Contemporary in Heritage
Ekru by Ekta Jaipuria and Ruchira Kandhari, the designer duo, is a fashion label synonymous with contemporary fashion fused with ethnic Indian clothing. They recently unveiled their 2nd flagship store in Kolkata in a preserved traditional setting that blends heritage, art and fashion to present it collections.
Ekru, located at 40/1 Roopchand Mukherjee Lane, Kolkata was a typical traditional old Bengali “bari” which has been converted into a Fashion House combining the old world charm of a bygone era in the city. “It is very centrally located yet in a quiet lane of Kolkata, where people can enjoy shopping.”, shares the designer & owners of the store, Ruchira and Ekta. The 3,500sqft. store has been done up by the renowned sculptor, Narayan Sinha with various innovative and aesthetic art installations across the boutique. The Ekru’s creations are a distinct combination of traditional fabrics and techniques and this has been used to inspire the store interior design concept. Sculptor Narayan Sinha, shares, “The biggest creative challenge was to preserve and restore the old charm of the traditional house yet giving a contemporary look and feel by using very earthy and rustic materials.” The store entrance offers a warm traditional welcome with wooden panelling, a big rule filled with rose petals, old dictionaries and lotus vases. The textured walls are an eclectic combination of the rustic with the royal. Antiquated photographs, mirrors, urns, sketches, chandeliers, benches, lamps and urns are used as props to add credibility to the heritage setting. put's Narayan's, innovative art installations add value to the concept right from the ground floor entrance where there is one called “masterpiece lights” chandelier created with everyday traditional domestic Indian articles. Narayan mentions, “The aim was to preserve our Indian art by creating a fusion with contemporary fashion, thus various forms of utensils, automobile parts, and wheel cart have been used to create such a signature store. Lighting arrangement in the store has been very strategically planned with mute lights of various shades creating a drama in the whole atmosphere be it on the floors or on the staircases.” Just beyond the entrance is the cash counter, and on one side is another interesting installation that uses a combination of
fashion sketches and paper forms of women’s accessories. The settings of seasoned wood furniture with embroidered cushions and linen help give full form to the concept. The collections are displayed in a boutique browsing format on rustic ornate rails. The key fashion statements are displayed on mannequins gracefully posed in royal attires. The highlight of the store is the bridal salon on the third floor which is an inviting room to accommodate the would-be bride and her close family members accompanying her to have a special experience over a cup of coffee when selecting a wedding dress. “My motto since childhood was to spread art among the mass, and I feel fine arts & fashion are closely connected to each other. Thus this project has given a huge opportunity to address my target audience which includes every section of people. So it touches the functional as well as the aesthetic point of view of a sculptor. The spirit of sculpting is mostly associated with the texturing, hammering or chiselling of the walls with cement keeping the natural look of rustic flavour, which added a new dimension to the interiors of the outlet.” shares Narayan. The store is zoned in three distinct areas on the three levels to offer different occasion wear collections on each. The ground and first floor feature the popular collection of the store. The last floor features the bridal collection in a grand setting. “The visual merchandising strategy in the store is planned keeping in mind the brand name “Ekru” which means colour of the unbleached fabric or natural and this store surely compliments that feel,” shares the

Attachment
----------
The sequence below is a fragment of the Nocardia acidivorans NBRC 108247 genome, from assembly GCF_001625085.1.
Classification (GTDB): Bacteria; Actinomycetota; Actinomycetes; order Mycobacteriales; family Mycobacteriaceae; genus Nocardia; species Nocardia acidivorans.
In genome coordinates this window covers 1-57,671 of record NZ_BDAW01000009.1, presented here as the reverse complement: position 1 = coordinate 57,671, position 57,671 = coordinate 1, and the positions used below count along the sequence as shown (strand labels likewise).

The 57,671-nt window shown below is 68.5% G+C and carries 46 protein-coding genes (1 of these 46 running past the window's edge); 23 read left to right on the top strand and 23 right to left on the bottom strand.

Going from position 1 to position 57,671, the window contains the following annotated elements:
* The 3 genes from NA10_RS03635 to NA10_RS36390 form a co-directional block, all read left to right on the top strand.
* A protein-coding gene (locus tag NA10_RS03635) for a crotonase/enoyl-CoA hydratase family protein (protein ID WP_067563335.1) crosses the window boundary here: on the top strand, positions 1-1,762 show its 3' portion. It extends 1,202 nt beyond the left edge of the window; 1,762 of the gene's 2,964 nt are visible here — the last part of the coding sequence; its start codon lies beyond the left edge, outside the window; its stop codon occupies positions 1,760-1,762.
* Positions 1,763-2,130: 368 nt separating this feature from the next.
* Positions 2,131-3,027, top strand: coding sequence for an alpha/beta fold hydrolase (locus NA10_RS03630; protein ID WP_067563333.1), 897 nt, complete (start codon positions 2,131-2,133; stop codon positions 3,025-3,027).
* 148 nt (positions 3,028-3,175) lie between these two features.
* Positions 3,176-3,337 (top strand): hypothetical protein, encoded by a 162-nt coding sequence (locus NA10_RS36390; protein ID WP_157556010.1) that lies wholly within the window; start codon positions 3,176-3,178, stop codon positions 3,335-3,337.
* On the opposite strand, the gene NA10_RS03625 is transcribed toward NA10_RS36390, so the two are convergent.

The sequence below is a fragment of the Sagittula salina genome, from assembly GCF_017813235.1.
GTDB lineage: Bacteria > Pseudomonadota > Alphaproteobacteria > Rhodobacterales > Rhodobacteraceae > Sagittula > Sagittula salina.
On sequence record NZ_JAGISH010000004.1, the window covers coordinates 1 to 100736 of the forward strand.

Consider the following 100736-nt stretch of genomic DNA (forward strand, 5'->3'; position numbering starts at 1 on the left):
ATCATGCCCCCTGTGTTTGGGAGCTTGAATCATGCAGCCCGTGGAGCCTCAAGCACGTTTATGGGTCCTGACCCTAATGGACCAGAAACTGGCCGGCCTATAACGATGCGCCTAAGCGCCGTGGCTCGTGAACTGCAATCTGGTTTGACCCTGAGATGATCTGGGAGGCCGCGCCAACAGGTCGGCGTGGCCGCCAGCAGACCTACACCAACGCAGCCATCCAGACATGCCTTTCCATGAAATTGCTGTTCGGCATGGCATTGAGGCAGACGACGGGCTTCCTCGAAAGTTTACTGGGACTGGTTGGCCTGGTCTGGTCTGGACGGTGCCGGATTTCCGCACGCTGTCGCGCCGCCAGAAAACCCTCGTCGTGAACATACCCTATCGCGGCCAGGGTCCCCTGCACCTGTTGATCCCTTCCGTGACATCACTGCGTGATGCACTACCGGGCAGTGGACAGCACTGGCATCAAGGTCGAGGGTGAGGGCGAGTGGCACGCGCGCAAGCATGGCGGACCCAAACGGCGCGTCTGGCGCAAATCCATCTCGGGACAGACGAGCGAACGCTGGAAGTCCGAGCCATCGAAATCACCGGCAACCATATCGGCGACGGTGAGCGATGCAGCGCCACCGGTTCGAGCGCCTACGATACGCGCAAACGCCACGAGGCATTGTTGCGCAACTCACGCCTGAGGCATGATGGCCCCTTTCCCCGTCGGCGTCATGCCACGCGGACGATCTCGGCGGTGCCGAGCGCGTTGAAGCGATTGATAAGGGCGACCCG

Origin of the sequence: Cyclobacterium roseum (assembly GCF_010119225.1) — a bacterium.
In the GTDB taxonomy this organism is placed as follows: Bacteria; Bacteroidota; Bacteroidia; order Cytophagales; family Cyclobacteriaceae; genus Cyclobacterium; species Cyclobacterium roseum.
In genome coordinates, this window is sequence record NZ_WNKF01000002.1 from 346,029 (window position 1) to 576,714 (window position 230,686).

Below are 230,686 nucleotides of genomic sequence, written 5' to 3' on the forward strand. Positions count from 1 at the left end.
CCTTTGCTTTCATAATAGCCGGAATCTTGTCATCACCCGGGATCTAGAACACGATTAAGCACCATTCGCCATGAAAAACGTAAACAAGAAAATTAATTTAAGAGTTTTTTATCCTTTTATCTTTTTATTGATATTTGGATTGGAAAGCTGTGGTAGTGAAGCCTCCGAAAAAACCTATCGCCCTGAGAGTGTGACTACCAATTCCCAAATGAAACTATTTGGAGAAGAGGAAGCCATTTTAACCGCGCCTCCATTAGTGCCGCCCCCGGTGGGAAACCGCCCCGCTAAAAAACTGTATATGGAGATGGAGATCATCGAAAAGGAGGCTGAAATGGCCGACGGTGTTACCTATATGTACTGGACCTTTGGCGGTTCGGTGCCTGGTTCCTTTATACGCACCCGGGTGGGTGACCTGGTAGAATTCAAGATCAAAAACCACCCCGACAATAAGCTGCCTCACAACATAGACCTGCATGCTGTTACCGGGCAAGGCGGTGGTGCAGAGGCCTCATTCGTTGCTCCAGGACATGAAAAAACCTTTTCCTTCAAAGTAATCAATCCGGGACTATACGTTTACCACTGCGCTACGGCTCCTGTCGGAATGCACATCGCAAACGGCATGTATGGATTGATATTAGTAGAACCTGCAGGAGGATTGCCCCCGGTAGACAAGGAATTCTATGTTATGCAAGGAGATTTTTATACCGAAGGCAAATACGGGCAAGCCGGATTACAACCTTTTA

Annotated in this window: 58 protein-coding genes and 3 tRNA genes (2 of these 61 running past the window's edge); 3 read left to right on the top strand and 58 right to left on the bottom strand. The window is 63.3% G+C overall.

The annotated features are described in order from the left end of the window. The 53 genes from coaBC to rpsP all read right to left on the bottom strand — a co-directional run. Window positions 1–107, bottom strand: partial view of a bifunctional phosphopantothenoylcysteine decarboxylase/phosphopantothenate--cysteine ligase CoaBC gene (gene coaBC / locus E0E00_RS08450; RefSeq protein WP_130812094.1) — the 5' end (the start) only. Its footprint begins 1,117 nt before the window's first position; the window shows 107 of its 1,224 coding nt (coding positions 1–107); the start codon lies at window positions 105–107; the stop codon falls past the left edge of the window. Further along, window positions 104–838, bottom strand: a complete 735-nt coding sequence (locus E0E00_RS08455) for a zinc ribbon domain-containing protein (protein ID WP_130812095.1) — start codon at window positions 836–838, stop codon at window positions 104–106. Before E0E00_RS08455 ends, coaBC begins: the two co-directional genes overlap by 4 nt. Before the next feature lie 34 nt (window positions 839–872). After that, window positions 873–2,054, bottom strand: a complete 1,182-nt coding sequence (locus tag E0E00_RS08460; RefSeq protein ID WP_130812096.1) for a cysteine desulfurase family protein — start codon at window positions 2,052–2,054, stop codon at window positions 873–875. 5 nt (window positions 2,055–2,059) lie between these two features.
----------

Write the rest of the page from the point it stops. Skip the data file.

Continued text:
designer-duo. With Ekru having gained popularity in the capital city and Kolkata, it plans now to venture within a couple of years into other metros with similar flagship stores
Another interesting installation that uses a combination of fashion sketches and paper forms of women’s accessories
The opulent store front has a completely back open window which offers a wide view of the entire concept visually intercepted with museum display windows